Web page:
Dr. Yan Xi and Dr. Shengmei Gu conducted image processing and analysis. Image Pro Plus 6.0 (Media Cybernetics Inc., USA) was used to eliminate background noise generated by the detector. SR micro-CT three-dimensional image reconstruction was generated using Amira 4.1 software (Mercury Computer Systems, USA). Quantification and tree analysis of tumor vascularization was performed with the Analyze 10.0 software package (Analyze; Biomedical Imaging Resource, Mayo Foundation, Rochester, MN, USA). Adobe Photoshop CS4 (Adobe Systems Inc., USA) was used to combine the images to construct an overview of the region of interest within the sample.

Analysis of variance and Student’s t-test were used to determine the statistical significance of differences between the Avastin-treated group and the control group. P values less than 0.05 were considered significant and the confidence intervals quoted were at the 95% level. Statistical analyses were performed with SPSS Software version 13.0 (SPSS, Chicago, IL, USA).


Results

Analysis of angiogenesis using SR micro-CT

After injection of the contrast agent, the mice were euthanized, and the tumor samples were harvested for SR micro-CT imaging. Images of Avastin-treated mice and control mice were obtained after 3 weeks of treatment to quantify the potential anti-angiogenic effect of Avastin. As shown in Figure 1A,B, three-dimensional structures of microvessels were displayed with a high spatial image resolution of approximately 20–30 µm. Figure 2A shows that quantification of tumor angiogenesis indicated a significant reduction of the MVD in the Avastin-treated group compared to the control group. Also, the density of smaller vessels (diameter <50 µm) was significantly decreased in the Avastin-treated mice, while the density of larger vessels (diameter >100 µm) was not significantly changed. Tree analysis of tumor angiogenesis provided detailed information regarding vascular branches (Figure 2B,C). In each group, we chose to analyze the vessel tree with the most branches, and we initiated the tree analysis or branching schematics at the root point. There were 5 branching points and 7 terminal branching vessels in the Avastin-treated group, compared with 23 branching points and 25 terminal branching vessels in the control group, confirming the anti-angiogenesis effect of Avastin.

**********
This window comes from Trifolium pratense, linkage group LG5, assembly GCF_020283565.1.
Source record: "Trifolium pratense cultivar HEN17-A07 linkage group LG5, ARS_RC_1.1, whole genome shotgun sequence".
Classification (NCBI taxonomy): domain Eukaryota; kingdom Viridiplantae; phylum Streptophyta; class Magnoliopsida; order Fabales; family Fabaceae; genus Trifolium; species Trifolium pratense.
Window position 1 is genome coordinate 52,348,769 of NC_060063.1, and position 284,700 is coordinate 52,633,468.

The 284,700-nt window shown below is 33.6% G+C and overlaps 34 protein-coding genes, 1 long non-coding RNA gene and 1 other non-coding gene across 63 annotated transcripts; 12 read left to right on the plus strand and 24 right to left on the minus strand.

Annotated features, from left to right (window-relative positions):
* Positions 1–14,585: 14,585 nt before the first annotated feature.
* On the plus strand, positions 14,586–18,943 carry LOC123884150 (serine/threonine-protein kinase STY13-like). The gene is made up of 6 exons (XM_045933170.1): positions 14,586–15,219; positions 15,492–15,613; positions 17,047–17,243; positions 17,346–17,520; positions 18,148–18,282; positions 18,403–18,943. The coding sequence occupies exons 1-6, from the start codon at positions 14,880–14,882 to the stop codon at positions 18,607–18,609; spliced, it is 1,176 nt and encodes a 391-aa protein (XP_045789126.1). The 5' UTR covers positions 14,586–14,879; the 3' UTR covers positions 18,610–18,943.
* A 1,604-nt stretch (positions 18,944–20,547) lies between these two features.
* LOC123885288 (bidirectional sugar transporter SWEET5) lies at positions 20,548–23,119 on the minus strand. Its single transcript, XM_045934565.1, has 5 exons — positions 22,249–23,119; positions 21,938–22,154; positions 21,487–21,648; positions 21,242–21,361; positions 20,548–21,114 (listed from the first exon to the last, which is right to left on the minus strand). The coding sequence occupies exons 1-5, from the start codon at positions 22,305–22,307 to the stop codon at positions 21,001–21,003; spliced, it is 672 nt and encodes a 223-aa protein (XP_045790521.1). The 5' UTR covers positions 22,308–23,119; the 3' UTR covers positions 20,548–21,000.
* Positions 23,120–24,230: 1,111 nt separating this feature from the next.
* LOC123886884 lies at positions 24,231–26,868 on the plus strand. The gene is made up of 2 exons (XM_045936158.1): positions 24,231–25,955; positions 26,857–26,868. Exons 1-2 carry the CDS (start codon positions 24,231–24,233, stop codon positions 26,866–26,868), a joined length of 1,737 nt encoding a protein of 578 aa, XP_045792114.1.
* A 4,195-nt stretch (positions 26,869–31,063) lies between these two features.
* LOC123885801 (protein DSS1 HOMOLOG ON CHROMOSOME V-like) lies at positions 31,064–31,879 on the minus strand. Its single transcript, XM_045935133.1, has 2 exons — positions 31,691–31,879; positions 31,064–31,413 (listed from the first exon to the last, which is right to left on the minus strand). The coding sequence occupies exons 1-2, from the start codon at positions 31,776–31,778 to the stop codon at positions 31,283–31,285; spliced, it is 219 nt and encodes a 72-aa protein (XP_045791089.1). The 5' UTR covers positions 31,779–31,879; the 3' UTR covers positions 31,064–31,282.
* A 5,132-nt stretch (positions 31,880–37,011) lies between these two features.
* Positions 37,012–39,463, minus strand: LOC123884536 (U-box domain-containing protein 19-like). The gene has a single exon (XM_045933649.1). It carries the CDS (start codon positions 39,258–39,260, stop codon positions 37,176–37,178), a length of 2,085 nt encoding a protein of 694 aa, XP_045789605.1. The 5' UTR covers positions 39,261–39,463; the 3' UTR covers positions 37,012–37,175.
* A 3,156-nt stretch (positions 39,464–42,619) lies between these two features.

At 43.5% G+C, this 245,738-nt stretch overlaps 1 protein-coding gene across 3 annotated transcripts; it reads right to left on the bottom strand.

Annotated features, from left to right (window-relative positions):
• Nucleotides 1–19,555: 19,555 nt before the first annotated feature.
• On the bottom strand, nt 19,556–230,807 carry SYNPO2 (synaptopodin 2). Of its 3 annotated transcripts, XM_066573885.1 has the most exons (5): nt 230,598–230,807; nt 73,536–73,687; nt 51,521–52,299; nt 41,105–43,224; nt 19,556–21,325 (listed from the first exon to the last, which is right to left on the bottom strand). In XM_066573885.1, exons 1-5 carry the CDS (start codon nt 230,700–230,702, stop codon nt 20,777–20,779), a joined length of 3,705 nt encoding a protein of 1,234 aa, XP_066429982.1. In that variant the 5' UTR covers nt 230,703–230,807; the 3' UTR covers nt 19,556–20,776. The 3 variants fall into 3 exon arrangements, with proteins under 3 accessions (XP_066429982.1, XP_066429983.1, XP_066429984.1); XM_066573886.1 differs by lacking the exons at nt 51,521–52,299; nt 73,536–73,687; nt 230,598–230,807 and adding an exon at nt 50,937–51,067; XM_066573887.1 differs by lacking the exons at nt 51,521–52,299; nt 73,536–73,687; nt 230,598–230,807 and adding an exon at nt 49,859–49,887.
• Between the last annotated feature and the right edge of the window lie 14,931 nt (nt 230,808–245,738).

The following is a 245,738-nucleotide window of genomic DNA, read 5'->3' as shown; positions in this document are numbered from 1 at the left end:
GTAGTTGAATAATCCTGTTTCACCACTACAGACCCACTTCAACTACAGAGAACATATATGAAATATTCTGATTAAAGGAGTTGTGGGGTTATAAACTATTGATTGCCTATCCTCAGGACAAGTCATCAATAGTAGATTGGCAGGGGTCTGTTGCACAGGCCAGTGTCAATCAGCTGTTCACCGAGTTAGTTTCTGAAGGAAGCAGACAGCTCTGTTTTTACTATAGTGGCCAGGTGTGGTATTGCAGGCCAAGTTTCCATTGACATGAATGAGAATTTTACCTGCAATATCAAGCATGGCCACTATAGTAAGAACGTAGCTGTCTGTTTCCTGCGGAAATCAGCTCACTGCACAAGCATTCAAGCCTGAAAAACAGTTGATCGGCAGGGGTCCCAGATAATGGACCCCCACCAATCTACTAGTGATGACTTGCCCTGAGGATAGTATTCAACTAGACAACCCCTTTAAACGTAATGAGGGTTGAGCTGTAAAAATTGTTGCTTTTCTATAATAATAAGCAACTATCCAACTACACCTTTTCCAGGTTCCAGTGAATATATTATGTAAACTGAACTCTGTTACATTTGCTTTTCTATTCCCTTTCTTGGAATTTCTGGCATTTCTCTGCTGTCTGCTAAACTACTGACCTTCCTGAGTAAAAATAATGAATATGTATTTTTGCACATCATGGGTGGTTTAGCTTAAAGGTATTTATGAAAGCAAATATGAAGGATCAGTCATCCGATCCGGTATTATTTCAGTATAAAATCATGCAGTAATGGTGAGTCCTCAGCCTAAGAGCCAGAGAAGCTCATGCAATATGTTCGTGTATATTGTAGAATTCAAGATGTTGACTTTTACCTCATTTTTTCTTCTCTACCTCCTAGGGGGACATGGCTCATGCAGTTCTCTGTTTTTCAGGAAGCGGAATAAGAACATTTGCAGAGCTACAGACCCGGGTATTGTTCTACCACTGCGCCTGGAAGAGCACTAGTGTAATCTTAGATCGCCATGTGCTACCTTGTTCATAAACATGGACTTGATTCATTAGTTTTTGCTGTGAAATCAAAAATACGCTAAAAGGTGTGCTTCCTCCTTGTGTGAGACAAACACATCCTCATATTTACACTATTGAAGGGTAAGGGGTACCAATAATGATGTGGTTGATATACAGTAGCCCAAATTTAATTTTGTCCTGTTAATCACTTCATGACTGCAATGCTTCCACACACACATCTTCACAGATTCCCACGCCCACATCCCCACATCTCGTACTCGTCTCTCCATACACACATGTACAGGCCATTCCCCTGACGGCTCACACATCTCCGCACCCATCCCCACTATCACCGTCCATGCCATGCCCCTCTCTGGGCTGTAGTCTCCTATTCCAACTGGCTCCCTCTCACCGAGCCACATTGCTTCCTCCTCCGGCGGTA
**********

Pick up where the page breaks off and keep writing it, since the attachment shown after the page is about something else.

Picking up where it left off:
Figure 1 Three-dimensional tumor microvessels of xenograft mouse models in vitro by SR Micro-CT. (A) The Avastin-treated group; (B) control group. Minimal vessel diameter is about around 20–30 µm. Bar: 1 mm.